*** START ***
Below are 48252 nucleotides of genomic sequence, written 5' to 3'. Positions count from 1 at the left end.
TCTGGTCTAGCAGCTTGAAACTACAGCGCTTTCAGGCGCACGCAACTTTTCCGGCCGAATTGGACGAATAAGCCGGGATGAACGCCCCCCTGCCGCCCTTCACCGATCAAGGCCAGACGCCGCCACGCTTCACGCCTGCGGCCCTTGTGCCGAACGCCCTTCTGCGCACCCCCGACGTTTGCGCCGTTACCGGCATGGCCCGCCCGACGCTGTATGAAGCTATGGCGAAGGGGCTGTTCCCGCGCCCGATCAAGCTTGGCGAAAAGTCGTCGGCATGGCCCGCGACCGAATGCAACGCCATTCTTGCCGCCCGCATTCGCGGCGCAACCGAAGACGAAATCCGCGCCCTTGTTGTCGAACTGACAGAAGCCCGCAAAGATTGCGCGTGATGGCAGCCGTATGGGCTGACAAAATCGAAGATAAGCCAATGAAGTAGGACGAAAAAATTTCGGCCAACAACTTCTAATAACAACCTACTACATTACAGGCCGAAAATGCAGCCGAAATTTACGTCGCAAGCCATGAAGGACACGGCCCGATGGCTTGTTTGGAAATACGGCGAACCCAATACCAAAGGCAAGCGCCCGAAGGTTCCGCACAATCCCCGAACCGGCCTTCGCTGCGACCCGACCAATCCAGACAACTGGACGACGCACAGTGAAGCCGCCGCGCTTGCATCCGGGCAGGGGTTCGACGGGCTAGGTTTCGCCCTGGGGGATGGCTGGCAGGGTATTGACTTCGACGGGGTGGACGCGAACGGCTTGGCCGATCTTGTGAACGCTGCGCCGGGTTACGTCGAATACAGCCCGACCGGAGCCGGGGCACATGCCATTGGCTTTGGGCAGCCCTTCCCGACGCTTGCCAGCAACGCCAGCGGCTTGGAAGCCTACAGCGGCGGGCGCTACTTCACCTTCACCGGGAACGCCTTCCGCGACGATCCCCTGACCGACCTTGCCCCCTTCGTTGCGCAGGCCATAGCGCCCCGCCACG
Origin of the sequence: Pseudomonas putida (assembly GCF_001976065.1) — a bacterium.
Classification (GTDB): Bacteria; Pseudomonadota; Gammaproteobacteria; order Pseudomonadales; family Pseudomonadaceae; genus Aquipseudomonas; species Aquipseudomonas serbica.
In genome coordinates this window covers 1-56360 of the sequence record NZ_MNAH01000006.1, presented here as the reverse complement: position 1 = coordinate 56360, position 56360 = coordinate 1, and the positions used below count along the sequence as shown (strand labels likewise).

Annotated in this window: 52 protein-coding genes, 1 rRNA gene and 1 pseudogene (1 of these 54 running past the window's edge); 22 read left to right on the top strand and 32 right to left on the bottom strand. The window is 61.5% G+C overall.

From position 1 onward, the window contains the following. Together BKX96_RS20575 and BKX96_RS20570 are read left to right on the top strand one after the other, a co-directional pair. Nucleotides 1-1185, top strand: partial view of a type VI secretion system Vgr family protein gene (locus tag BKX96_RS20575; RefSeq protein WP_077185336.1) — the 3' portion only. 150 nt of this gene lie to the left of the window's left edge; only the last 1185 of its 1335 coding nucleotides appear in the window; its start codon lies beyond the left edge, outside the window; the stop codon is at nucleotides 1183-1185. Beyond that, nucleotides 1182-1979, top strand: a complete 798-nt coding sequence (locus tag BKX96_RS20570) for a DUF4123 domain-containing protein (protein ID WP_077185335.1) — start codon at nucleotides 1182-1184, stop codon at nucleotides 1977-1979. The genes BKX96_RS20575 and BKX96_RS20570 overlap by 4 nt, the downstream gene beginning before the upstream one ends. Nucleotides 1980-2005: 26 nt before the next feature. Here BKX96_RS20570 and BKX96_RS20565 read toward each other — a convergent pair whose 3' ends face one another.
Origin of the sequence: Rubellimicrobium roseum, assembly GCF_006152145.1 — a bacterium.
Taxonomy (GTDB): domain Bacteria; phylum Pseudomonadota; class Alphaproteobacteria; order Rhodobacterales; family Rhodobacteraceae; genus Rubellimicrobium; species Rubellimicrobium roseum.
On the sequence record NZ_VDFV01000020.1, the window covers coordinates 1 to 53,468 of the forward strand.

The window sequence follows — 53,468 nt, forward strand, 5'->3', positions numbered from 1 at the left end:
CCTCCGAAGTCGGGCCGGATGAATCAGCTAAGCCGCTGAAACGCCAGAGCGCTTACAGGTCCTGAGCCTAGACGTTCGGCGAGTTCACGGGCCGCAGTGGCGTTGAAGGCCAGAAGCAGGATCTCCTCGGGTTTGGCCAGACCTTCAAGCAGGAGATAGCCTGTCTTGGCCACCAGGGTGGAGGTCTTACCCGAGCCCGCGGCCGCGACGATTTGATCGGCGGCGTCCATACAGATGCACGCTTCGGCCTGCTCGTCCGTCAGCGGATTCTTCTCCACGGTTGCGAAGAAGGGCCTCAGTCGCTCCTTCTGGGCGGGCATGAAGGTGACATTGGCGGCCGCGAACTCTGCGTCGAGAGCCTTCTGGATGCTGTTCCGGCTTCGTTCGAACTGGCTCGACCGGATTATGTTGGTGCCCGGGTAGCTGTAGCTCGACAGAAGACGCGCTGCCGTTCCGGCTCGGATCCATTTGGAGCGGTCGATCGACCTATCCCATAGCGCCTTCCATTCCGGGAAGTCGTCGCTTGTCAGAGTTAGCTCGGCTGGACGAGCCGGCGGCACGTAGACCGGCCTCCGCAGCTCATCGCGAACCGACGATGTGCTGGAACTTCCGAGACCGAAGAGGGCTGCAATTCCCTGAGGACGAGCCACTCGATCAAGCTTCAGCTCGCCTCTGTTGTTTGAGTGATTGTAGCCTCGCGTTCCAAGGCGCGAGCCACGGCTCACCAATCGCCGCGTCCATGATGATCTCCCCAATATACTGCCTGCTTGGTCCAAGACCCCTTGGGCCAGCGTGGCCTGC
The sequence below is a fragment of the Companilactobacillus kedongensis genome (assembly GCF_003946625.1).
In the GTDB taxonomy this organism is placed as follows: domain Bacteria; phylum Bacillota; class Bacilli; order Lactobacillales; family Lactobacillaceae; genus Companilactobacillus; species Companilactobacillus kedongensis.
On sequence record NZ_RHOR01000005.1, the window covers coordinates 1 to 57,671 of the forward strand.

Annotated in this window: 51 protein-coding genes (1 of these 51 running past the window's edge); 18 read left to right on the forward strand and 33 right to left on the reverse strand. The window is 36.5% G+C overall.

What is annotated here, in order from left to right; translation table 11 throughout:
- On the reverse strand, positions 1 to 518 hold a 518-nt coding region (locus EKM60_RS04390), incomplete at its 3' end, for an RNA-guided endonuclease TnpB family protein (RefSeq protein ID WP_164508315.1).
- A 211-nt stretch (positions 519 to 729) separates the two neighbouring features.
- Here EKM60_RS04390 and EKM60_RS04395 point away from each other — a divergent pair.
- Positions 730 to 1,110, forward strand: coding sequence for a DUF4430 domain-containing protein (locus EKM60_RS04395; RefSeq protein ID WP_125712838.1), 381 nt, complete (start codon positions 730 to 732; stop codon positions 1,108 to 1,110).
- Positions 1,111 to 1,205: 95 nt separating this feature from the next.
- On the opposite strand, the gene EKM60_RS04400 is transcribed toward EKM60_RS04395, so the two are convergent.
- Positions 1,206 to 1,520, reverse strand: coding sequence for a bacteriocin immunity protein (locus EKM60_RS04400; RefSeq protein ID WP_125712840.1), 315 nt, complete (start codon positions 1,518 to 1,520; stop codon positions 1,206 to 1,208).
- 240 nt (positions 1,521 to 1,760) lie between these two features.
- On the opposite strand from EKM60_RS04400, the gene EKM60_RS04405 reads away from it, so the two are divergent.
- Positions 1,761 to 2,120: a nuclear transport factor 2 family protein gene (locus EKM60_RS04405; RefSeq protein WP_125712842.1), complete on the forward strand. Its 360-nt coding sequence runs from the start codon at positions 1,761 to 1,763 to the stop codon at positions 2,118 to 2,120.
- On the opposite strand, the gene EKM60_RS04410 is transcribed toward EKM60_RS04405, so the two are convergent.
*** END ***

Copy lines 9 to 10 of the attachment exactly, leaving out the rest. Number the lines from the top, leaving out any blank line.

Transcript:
Taxonomy (GTDB): domain Bacteria; phylum Pseudomonadota; class Alphaproteobacteria; order Rhodobacterales; family Rhodobacteraceae; genus Rubellimicrobium; species Rubellimicrobium roseum.
On the sequence record NZ_VDFV01000020.1, the window covers coordinates 1 to 53,468 of the forward strand.